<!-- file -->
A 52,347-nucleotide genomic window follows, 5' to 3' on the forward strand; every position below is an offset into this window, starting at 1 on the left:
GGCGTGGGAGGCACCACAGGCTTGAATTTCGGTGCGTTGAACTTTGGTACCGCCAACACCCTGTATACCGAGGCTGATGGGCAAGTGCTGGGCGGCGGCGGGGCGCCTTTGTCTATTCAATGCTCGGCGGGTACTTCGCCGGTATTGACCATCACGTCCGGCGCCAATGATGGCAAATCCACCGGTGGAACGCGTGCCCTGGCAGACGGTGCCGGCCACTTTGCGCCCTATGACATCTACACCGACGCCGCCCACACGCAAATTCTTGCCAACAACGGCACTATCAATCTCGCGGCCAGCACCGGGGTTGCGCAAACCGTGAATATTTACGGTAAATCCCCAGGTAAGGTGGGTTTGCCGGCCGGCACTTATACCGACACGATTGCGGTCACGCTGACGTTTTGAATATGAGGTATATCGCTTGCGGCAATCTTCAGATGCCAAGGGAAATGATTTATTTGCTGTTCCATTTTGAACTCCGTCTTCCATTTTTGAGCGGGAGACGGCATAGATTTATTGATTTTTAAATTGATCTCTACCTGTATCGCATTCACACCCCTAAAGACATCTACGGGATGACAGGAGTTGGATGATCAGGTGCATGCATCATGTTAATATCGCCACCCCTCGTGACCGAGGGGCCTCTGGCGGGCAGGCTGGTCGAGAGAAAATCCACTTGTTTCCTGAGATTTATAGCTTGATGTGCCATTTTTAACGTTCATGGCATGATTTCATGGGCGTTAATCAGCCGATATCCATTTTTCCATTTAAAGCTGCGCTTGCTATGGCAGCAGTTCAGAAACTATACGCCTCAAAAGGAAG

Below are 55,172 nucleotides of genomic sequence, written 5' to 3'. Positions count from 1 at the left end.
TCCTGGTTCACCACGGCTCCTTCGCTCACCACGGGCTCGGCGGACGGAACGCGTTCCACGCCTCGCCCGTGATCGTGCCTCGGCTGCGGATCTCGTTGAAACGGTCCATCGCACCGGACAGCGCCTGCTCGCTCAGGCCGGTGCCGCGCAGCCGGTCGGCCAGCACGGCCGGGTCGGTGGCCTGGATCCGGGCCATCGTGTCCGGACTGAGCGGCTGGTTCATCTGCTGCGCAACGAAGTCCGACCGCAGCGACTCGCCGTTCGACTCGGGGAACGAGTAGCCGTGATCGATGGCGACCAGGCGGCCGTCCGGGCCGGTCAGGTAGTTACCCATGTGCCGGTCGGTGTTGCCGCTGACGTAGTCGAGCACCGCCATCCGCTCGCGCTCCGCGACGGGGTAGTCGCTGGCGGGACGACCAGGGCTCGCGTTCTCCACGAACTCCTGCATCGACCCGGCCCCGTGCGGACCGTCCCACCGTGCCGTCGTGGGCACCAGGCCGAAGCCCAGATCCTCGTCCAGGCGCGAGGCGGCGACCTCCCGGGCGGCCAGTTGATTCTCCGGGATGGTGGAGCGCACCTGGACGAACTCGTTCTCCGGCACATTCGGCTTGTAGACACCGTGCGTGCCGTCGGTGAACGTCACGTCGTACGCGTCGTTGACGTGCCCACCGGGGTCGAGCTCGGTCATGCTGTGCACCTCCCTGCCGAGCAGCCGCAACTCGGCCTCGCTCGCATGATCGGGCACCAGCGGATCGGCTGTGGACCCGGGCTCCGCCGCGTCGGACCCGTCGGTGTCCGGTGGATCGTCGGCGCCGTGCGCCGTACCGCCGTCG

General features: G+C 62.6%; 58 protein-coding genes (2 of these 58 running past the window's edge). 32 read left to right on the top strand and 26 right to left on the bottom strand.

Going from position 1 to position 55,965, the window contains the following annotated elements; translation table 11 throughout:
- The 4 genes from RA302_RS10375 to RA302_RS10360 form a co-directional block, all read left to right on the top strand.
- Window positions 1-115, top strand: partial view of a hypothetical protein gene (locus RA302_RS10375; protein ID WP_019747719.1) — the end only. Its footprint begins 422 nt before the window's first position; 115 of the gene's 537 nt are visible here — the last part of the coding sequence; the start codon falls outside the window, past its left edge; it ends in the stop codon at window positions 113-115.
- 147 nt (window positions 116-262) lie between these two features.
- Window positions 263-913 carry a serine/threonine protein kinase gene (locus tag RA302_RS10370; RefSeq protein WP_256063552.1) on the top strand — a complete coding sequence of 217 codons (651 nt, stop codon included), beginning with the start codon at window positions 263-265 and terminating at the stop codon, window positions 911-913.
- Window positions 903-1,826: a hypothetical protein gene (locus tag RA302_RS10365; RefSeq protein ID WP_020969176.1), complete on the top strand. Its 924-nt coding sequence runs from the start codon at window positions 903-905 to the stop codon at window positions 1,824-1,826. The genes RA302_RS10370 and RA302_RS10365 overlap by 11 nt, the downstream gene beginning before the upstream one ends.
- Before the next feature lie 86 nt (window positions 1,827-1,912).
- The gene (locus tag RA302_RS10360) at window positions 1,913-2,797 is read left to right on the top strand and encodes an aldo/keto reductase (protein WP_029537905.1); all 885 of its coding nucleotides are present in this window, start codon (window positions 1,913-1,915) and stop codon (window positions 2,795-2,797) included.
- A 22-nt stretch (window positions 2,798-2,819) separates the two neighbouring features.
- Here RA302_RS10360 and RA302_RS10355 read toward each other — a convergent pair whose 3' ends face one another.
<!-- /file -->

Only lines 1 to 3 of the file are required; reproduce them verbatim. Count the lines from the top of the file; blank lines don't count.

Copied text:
A 52,347-nucleotide genomic window follows, 5' to 3' on the forward strand; every position below is an offset into this window, starting at 1 on the left:
GGCGTGGGAGGCACCACAGGCTTGAATTTCGGTGCGTTGAACTTTGGTACCGCCAACACCCTGTATACCGAGGCTGATGGGCAAGTGCTGGGCGGCGGCGGGGCGCCTTTGTCTATTCAATGCTCGGCGGGTACTTCGCCGGTATTGACCATCACGTCCGGCGCCAATGATGGCAAATCCACCGGTGGAACGCGTGCCCTGGCAGACGGTGCCGGCCACTTTGCGCCCTATGACATCTACACCGACGCCGCCCACACGCAAATTCTTGCCAACAACGGCACTATCAATCTCGCGGCCAGCACCGGGGTTGCGCAAACCGTGAATATTTACGGTAAATCCCCAGGTAAGGTGGGTTTGCCGGCCGGCACTTATACCGACACGATTGCGGTCACGCTGACGTTTTGAATATGAGGTATATCGCTTGCGGCAATCTTCAGATGCCAAGGGAAATGATTTATTTGCTGTTCCATTTTGAACTCCGTCTTCCATTTTTGAGCGGGAGACGGCATAGATTTATTGATTTTTAAATTGATCTCTACCTGTATCGCATTCACACCCCTAAAGACATCTACGGGATGACAGGAGTTGGATGATCAGGTGCATGCATCATGTTAATATCGCCACCCCTCGTGACCGAGGGGCCTCTGGCGGGCAGGCTGGTCGAGAGAAAATCCACTTGTTTCCTGAGATTTATAGCTTGATGTGCCATTTTTAACGTTCATGGCATGATTTCATGGGCGTTAATCAGCCGATATCCATTTTTCCATTTAAAGCTGCGCTTGCTATGGCAGCAGTTCAGAAACTATACGCCTCAAAAGGAAG

Below are 55,172 nucleotides of genomic sequence, written 5' to 3'. Positions count from 1 at the left end.